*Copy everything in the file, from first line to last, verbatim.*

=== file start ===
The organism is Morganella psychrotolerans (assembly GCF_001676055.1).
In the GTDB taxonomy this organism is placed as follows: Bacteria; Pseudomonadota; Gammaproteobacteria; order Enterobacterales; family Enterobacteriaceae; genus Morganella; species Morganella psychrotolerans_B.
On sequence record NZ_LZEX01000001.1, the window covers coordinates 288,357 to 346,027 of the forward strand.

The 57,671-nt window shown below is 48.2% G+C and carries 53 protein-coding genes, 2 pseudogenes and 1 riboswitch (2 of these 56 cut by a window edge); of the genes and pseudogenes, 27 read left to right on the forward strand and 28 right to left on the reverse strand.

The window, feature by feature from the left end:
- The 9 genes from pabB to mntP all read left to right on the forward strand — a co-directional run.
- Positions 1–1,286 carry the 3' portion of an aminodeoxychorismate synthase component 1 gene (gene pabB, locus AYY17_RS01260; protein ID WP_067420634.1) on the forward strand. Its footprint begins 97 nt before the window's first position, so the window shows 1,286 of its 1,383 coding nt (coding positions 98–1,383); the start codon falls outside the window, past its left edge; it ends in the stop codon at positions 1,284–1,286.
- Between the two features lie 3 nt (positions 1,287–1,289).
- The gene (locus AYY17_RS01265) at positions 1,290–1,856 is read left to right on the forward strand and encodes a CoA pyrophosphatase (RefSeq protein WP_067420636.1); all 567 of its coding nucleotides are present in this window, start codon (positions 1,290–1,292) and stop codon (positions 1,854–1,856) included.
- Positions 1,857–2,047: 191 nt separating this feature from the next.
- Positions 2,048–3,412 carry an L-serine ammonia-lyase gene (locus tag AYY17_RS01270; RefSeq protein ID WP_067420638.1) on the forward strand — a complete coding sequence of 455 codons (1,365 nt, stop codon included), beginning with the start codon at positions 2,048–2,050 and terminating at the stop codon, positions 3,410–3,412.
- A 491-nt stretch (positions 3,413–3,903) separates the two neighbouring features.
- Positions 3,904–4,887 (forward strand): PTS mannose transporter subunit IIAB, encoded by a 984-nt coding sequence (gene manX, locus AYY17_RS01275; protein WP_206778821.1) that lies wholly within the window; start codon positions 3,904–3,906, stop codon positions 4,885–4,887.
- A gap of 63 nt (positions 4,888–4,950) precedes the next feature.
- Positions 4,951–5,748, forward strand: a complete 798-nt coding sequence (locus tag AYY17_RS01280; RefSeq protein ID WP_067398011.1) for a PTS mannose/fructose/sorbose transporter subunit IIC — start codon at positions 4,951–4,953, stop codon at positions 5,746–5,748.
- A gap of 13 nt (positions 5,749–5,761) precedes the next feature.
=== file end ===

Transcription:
The organism is Morganella psychrotolerans (assembly GCF_001676055.1).
In the GTDB taxonomy this organism is placed as follows: Bacteria; Pseudomonadota; Gammaproteobacteria; order Enterobacterales; family Enterobacteriaceae; genus Morganella; species Morganella psychrotolerans_B.
On sequence record NZ_LZEX01000001.1, the window covers coordinates 288,357 to 346,027 of the forward strand.

The 57,671-nt window shown below is 48.2% G+C and carries 53 protein-coding genes, 2 pseudogenes and 1 riboswitch (2 of these 56 cut by a window edge); of the genes and pseudogenes, 27 read left to right on the forward strand and 28 right to left on the reverse strand.

The window, feature by feature from the left end:
- The 9 genes from pabB to mntP all read left to right on the forward strand — a co-directional run.
- Positions 1–1,286 carry the 3' portion of an aminodeoxychorismate synthase component 1 gene (gene pabB, locus AYY17_RS01260; protein ID WP_067420634.1) on the forward strand. Its footprint begins 97 nt before the window's first position, so the window shows 1,286 of its 1,383 coding nt (coding positions 98–1,383); the start codon falls outside the window, past its left edge; it ends in the stop codon at positions 1,284–1,286.
- Between the two features lie 3 nt (positions 1,287–1,289).
- The gene (locus AYY17_RS01265) at positions 1,290–1,856 is read left to right on the forward strand and encodes a CoA pyrophosphatase (RefSeq protein WP_067420636.1); all 567 of its coding nucleotides are present in this window, start codon (positions 1,290–1,292) and stop codon (positions 1,854–1,856) included.
- Positions 1,857–2,047: 191 nt separating this feature from the next.
- Positions 2,048–3,412 carry an L-serine ammonia-lyase gene (locus tag AYY17_RS01270; RefSeq protein ID WP_067420638.1) on the forward strand — a complete coding sequence of 455 codons (1,365 nt, stop codon included), beginning with the start codon at positions 2,048–2,050 and terminating at the stop codon, positions 3,410–3,412.
- A 491-nt stretch (positions 3,413–3,903) separates the two neighbouring features.
- Positions 3,904–4,887 (forward strand): PTS mannose transporter subunit IIAB, encoded by a 984-nt coding sequence (gene manX, locus AYY17_RS01275; protein WP_206778821.1) that lies wholly within the window; start codon positions 3,904–3,906, stop codon positions 4,885–4,887.
- A gap of 63 nt (positions 4,888–4,950) precedes the next feature.
- Positions 4,951–5,748, forward strand: a complete 798-nt coding sequence (locus tag AYY17_RS01280; RefSeq protein ID WP_067398011.1) for a PTS mannose/fructose/sorbose transporter subunit IIC — start codon at positions 4,951–4,953, stop codon at positions 5,746–5,748.
- A gap of 13 nt (positions 5,749–5,761) precedes the next feature.